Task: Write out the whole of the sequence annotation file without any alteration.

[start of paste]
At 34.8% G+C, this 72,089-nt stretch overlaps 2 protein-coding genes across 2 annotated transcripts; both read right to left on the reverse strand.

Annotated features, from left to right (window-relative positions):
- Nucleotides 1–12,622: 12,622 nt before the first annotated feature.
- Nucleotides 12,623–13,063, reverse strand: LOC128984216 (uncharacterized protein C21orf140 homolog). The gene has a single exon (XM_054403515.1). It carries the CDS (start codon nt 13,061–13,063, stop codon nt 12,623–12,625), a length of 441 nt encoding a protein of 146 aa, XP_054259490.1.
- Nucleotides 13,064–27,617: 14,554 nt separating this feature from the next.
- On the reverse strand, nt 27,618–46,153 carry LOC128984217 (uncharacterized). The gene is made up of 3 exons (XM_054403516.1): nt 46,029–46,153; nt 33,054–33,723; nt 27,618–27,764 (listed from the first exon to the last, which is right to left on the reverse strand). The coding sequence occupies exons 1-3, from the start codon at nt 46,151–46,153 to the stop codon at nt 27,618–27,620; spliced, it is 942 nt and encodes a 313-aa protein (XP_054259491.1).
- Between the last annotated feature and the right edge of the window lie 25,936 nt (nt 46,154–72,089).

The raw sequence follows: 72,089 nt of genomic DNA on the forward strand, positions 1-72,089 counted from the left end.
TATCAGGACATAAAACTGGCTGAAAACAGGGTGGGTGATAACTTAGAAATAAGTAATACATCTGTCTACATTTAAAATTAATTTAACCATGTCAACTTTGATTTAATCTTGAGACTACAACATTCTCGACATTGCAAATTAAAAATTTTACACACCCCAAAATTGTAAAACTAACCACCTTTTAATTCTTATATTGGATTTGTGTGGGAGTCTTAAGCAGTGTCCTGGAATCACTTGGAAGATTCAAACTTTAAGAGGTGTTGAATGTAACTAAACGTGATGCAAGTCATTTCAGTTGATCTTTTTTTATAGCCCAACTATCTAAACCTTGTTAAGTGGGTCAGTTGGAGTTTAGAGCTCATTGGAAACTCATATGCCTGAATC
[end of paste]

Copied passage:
At 34.8% G+C, this 72,089-nt stretch overlaps 2 protein-coding genes across 2 annotated transcripts; both read right to left on the reverse strand.

Annotated features, from left to right (window-relative positions):
- Nucleotides 1–12,622: 12,622 nt before the first annotated feature.
- Nucleotides 12,623–13,063, reverse strand: LOC128984216 (uncharacterized protein C21orf140 homolog). The gene has a single exon (XM_054403515.1). It carries the CDS (start codon nt 13,061–13,063, stop codon nt 12,623–12,625), a length of 441 nt encoding a protein of 146 aa, XP_054259490.1.
- Nucleotides 13,064–27,617: 14,554 nt separating this feature from the next.
- On the reverse strand, nt 27,618–46,153 carry LOC128984217 (uncharacterized). The gene is made up of 3 exons (XM_054403516.1): nt 46,029–46,153; nt 33,054–33,723; nt 27,618–27,764 (listed from the first exon to the last, which is right to left on the reverse strand). The coding sequence occupies exons 1-3, from the start codon at nt 46,151–46,153 to the stop codon at nt 27,618–27,620; spliced, it is 942 nt and encodes a 313-aa protein (XP_054259491.1).
- Between the last annotated feature and the right edge of the window lie 25,936 nt (nt 46,154–72,089).

The raw sequence follows: 72,089 nt of genomic DNA on the forward strand, positions 1-72,089 counted from the left end.
TATCAGGACATAAAACTGGCTGAAAACAGGGTGGGTGATAACTTAGAAATAAGTAATACATCTGTCTACATTTAAAATTAATTTAACCATGTCAACTTTGATTTAATCTTGAGACTACAACATTCTCGACATTGCAAATTAAAAATTTTACACACCCCAAAATTGTAAAACTAACCACCTTTTAATTCTTATATTGGATTTGTGTGGGAGTCTTAAGCAGTGTCCTGGAATCACTTGGAAGATTCAAACTTTAAGAGGTGTTGAATGTAACTAAACGTGATGCAAGTCATTTCAGTTGATCTTTTTTTATAGCCCAACTATCTAAACCTTGTTAAGTGGGTCAGTTGGAGTTTAGAGCTCATTGGAAACTCATATGCCTGAATC